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Creators/Authors contains: "Zarnetske, Phoebe L."

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  1. Climate warming is altering life cycles of ectotherms by advancing phenology and decreasing generation times. Theoretical models provide powerful tools to investigate these effects of climate warming on consumer–resource population dynamics. Yet, existing theory primarily considers organisms with simplified life histories in constant temperature environments, making it difficult to predict how warming will affect organisms with complex life cycles in seasonal environments. We develop a size-structured consumer–resource model with seasonal temperature dependence, parameterized for a freshwater insect consuming zooplankton. We simulate how climate warming in a seasonal environment could alter a key life-history trait of the consumer, number of generations per year, mediating responses of consumer–resource population sizes and consumer persistence. We find that, with warming, consumer population sizes increase through multiple mechanisms. First, warming decreases generation times by increasing rates of resource ingestion and growth and/or lengthening the growing season. Second, these life-history changes shorten the juvenile stage, increasing the number of emerging adults and population-level reproduction. Unstructured models with similar assumptions found that warming destabilized consumer–resource dynamics. By contrast, our size-structured model predicts stability and consumer persistence. Our study suggests that, in seasonal environments experiencing climate warming, life-history changes that lead to shorter generation times could delay population extinctions.

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  2. Disturbance regimes can strongly influence geographic patterns of biodiversity. The types of disturbances and their frequencies can have varying impacts on different dimensions of biodiversity and taxonomic groups, and their influence can also vary with spatial scale. Yet disturbance layers are lacking at sufficiently high spatial resolution and extent to uncover these relationships with biodiversity. We detected disturbances for the conterminous United States from Landsat time series using the established LandTrendr temporal segmentation with a novel secondary classification that incorporates spatial context. We then included these disturbance layers, aggregated to metrics at different temporal and spatial scales, into model of species richness at National Ecological Observatory Network sites.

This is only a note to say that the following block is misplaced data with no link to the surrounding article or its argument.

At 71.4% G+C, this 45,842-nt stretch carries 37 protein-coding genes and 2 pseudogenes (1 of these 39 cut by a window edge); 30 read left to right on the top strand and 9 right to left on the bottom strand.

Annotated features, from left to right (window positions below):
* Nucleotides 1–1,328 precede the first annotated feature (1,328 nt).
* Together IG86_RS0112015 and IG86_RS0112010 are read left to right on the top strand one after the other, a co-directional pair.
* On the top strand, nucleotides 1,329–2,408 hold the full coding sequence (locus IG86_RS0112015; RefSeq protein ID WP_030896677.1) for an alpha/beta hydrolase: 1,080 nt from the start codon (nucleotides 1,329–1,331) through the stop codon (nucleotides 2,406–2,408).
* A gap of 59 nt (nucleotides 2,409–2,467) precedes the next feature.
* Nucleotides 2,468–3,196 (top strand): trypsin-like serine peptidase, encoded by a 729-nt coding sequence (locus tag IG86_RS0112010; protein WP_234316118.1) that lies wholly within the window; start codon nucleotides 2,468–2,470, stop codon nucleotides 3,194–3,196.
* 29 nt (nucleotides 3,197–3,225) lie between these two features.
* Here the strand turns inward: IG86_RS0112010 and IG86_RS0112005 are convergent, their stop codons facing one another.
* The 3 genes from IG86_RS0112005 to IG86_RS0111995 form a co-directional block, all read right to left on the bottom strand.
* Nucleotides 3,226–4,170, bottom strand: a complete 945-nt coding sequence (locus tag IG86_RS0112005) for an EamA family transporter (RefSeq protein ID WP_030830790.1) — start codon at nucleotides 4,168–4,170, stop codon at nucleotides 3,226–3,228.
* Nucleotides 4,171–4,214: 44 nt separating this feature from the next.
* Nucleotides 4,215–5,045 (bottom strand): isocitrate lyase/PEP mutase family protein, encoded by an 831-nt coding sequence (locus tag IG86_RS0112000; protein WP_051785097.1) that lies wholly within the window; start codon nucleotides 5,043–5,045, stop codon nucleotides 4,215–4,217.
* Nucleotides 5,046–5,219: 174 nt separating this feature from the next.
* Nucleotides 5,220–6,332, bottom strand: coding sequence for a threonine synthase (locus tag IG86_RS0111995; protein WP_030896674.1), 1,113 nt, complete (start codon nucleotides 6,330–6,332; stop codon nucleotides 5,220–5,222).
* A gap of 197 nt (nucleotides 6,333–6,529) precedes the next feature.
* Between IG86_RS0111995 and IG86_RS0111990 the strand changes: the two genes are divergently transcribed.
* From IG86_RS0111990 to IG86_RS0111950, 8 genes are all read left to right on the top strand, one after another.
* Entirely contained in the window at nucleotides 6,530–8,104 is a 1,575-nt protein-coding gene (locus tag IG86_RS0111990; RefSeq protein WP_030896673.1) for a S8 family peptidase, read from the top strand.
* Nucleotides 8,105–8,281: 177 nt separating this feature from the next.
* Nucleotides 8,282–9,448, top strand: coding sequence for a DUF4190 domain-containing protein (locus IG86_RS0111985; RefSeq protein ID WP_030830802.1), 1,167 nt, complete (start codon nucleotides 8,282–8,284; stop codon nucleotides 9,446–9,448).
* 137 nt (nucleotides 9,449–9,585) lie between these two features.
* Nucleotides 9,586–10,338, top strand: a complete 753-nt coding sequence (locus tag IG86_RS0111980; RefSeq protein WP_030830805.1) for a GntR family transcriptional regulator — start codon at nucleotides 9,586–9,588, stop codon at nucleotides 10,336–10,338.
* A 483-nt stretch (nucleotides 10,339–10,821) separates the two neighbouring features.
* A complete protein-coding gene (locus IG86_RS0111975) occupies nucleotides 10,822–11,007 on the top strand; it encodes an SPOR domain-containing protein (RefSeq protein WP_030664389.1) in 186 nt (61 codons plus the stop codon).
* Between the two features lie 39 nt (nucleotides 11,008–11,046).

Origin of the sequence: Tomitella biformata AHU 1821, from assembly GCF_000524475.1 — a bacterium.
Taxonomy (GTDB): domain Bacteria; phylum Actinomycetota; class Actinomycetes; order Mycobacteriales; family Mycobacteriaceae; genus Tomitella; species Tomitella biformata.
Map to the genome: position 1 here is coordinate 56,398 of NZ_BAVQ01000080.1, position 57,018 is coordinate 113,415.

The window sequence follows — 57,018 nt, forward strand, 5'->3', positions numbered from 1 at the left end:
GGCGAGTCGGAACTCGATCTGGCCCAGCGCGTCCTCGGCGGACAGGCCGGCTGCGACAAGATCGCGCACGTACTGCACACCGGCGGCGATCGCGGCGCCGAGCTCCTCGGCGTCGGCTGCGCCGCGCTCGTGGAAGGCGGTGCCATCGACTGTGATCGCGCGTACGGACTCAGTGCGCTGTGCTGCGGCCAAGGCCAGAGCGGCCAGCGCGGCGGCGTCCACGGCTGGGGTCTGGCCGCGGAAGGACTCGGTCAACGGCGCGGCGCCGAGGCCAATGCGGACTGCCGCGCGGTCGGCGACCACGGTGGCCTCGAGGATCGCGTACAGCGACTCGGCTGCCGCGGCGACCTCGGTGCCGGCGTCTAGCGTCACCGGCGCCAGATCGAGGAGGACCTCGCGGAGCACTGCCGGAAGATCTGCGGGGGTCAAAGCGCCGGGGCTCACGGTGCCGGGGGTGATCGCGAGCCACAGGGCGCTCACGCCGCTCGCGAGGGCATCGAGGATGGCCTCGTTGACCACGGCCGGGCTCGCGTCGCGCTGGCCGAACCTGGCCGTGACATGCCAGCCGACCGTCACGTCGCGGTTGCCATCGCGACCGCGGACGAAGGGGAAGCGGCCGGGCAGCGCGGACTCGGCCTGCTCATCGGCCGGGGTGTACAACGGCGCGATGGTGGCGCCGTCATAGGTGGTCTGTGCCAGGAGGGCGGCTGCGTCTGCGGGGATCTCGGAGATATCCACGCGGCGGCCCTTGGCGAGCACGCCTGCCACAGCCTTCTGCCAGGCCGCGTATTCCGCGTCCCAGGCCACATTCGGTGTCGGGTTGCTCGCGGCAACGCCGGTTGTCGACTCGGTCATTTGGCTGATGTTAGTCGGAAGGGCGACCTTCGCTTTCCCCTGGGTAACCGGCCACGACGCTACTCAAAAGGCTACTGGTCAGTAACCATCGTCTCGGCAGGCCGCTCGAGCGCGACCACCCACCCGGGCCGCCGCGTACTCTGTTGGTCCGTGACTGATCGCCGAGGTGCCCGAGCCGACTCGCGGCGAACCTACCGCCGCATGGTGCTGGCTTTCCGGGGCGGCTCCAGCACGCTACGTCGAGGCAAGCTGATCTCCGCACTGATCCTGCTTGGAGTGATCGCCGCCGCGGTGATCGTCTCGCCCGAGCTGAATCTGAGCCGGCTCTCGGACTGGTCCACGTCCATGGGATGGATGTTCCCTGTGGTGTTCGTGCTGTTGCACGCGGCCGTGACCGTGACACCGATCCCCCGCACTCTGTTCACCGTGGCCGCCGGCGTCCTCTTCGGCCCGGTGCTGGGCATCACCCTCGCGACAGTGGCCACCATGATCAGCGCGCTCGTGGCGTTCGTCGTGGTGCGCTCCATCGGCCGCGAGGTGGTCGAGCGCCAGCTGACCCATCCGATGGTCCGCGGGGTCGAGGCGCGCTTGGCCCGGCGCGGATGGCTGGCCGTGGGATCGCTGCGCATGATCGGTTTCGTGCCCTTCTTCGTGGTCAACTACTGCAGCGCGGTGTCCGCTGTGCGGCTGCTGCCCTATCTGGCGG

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  3. Abstract Motivation

    Biodiversity in many areas is rapidly declining because of global change. As such, there is an urgent need for new tools and strategies to help identify, monitor and conserve biodiversity hotspots. This is especially true for frugivores, species consuming fruit, because of their important role in seed dispersal and maintenance of forest structure and health. One way to identify these areas is by quantifying functional diversity, which measures the unique roles of species within a community and is valuable for conservation because of its relationship with ecosystem functioning. Unfortunately, the functional trait information required for these studies can be sparse for certain taxa and specific traits and difficult to harmonize across disparate data sources, especially in biodiversity hotspots. To help fill this need, we compiled Frugivoria, a trait database containing ecological, life‐history, morphological and geographical traits for mammals and birds exhibiting frugivory. Frugivoria encompasses species in contiguous moist montane forests and adjacent moist lowland forests of Central and South America—the latter specifically focusing on the Andean states. Compared with existing trait databases, Frugivoria harmonizes existing trait databases, adds new traits, extends traits originally only available for mammals to birds also and fills gaps in trait categories from other databases. Furthermore, we create a cross‐taxa subset of shared traits to aid in analysis of mammals and birds. In total, Frugivoria adds 8662 new trait values for mammals and 14,999 for birds and includes a total of 45,216 trait entries with only 11.37% being imputed. Frugivoria also contains an open workflow that harmonizes trait and taxonomic data from disparate sources and enables users to analyse traits in space. As such, this open‐access database, which aligns with FAIR data principles, fills a major knowledge gap, enabling more comprehensive trait‐based studies of species in this ecologically important region.

    Main Types of Variable Contained

    Ecological, life‐history, morphological and geographical traits.

    Spatial Location and Grain

    Neotropical countries (Mexico, Guatemala, Costa Rica, Panama, El Salvador, Belize, Nicaragua, Ecuador, Colombia, Peru, Bolivia, Argentina, Venezuela and Chile) with contiguous montane regions.